About Cross Connection and Backflow Prevention Devices

In order to protect water quality and prevent the spread of infectious disease and other contaminants, we must protect clean water from accidentally being contaminated by dirty water when pressure drops in a water system. Each point where clean and dirty water come together is called a cross connection and must be carefully built and controlled.

When cross connections are not properly maintained or designed, the dirty water can mix into the clean water supply. That is called backflow. Backflow can occur because of sudden changes to pressure that may sometimes happen. It can be necessary to install a backflow prevention device to keep backflow from happening. In Los Angeles County, the devices must be tested every year by one of our Certified Backflow Tester.

Find a Certified Backflow Tester

If you want to become one of our certified backflow device tester in Los Angeles County, please visit our Certified Backflow Testers page.

The Cross Connections and Water Pollution Control Program is responsible for inspecting industrial, commercial, and medical facilities to ensure that no hazardous conditions exist between plant equipment, process waters, plumbing fixtures and the potable water system. If a hazard is found, we require the consumer to install an approved backflow prevention device. The device must be tested every year by a certified tester. This program also certifies over 700 backflow prevention device testers and keeps a database of over 51,000 backflow prevention devices. Listings of the Approved Devices are available in the documents section, below. This program also provides technical assistance to many County and State agencies, local water utility companies and building inspection agencies.

The Cross Connection and Water Pollution Control Program identifies cross connections through the inspection and evaluation of a consumer’s water supply to determine whether solid, liquid or gaseous pollutants or contaminants are allowed to enter the potable water system.

  • When a hazard to the potable water system is found, the consumer is required to install an Approved Backflow Prevention Assembly at a key location within the system to circumvent the contamination.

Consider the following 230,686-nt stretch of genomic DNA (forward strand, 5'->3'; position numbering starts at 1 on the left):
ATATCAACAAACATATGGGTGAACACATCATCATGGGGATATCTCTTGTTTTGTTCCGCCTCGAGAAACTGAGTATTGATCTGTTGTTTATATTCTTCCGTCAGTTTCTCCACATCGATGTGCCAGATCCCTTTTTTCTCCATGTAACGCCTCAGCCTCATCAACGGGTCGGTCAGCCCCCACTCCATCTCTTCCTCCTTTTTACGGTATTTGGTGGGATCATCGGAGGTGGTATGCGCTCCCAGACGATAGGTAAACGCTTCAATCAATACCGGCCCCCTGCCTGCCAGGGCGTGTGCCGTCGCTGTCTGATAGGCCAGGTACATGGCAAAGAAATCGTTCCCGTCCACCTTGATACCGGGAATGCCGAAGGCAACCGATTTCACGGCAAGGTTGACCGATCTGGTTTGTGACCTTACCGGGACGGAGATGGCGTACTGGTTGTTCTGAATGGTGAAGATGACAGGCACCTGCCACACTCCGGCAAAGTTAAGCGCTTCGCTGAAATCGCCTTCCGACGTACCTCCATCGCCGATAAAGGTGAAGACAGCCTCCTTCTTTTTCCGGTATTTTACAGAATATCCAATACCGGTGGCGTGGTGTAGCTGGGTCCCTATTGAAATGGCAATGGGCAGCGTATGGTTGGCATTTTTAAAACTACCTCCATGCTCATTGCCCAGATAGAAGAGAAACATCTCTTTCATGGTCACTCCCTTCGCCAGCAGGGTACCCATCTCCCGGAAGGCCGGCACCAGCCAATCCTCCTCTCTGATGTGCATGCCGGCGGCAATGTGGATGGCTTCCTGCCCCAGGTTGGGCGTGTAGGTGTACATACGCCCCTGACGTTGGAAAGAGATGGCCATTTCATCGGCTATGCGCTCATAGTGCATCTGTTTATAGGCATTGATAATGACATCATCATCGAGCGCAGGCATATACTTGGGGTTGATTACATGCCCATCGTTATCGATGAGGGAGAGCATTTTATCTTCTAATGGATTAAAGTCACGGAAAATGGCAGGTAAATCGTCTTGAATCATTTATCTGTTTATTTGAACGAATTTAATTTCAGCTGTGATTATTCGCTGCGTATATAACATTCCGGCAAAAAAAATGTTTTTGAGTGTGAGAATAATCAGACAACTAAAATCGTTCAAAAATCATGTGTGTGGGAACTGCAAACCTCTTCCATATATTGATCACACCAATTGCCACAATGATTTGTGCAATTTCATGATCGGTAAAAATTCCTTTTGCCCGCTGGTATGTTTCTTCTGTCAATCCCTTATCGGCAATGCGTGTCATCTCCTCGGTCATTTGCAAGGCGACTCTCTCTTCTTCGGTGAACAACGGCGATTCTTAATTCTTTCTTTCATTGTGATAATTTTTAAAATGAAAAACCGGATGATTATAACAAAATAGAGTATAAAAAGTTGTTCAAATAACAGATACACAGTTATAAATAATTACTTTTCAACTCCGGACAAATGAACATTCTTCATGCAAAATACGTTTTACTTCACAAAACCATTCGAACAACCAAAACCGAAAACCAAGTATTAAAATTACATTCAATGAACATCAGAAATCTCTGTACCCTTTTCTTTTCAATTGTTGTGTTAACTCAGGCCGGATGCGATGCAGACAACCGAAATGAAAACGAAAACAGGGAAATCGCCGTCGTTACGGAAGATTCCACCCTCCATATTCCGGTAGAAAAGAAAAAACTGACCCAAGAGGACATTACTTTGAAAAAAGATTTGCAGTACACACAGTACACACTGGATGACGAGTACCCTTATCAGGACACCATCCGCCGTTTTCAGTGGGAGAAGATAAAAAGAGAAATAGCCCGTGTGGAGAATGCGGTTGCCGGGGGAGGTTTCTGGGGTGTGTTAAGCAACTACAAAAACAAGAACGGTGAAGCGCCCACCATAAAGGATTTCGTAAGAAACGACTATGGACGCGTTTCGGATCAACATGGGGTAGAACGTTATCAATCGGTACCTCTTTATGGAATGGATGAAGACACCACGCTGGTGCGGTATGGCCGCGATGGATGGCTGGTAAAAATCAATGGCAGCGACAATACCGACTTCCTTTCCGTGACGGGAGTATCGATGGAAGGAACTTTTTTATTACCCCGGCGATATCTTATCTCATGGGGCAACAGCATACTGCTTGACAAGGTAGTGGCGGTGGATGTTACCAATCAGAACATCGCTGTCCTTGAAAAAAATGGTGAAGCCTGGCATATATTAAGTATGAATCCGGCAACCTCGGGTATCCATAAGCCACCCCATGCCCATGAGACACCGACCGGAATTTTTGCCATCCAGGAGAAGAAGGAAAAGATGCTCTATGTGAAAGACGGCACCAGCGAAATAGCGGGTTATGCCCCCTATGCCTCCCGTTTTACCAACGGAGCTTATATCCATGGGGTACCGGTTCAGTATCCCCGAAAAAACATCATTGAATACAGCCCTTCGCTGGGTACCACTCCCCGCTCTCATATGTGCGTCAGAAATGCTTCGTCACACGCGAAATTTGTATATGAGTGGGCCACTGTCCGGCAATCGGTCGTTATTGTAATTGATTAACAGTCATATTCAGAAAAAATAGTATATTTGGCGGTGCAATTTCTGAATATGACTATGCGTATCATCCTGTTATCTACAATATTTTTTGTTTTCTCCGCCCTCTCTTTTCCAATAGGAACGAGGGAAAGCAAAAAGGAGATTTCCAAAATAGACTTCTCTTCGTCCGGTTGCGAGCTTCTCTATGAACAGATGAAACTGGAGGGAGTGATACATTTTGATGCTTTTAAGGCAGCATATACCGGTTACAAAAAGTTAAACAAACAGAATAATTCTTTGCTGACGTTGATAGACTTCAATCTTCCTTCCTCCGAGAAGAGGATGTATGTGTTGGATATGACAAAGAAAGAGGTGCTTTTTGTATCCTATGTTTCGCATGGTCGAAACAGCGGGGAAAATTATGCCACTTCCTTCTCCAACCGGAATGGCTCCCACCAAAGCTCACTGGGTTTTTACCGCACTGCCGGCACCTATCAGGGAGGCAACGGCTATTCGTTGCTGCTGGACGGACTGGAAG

• The type and location of the backflow prevention device is dependent upon the nature of the hazard and complexity of the onsite piping.
  • The backflow prevention assembly is approved based upon specifications developed jointly by regulatory agencies, plumbing official and the manufacturing industry. The laboratory work of the Foundation for Cross Connection Control at the University of Southern California and the Mechanical Testing Laboratory of the City of Los Angeles, Department of Building and Safety are essential elements of this program.
  • The laboratory and field approval process of the following groups are essential in developing a reliable listing of approved backflow prevention devices: Foundation for Cross Connection Control and Hydraulic Research at the University of Southern California; and the Mechanical Testing Laboratory of the City of Los Angeles Department of Building and Safety.
  • Since all mechanical devices are subject to failure, the on-going program for the Certification and Re-certification of the Device Testers, as well as the database of backflow prevention device test results are critical in maintaining the integrity of these devices.

A listing of currently approved backflow prevention devices, both testable and non-testable is maintained to provide the public with the most reliable hardware available.

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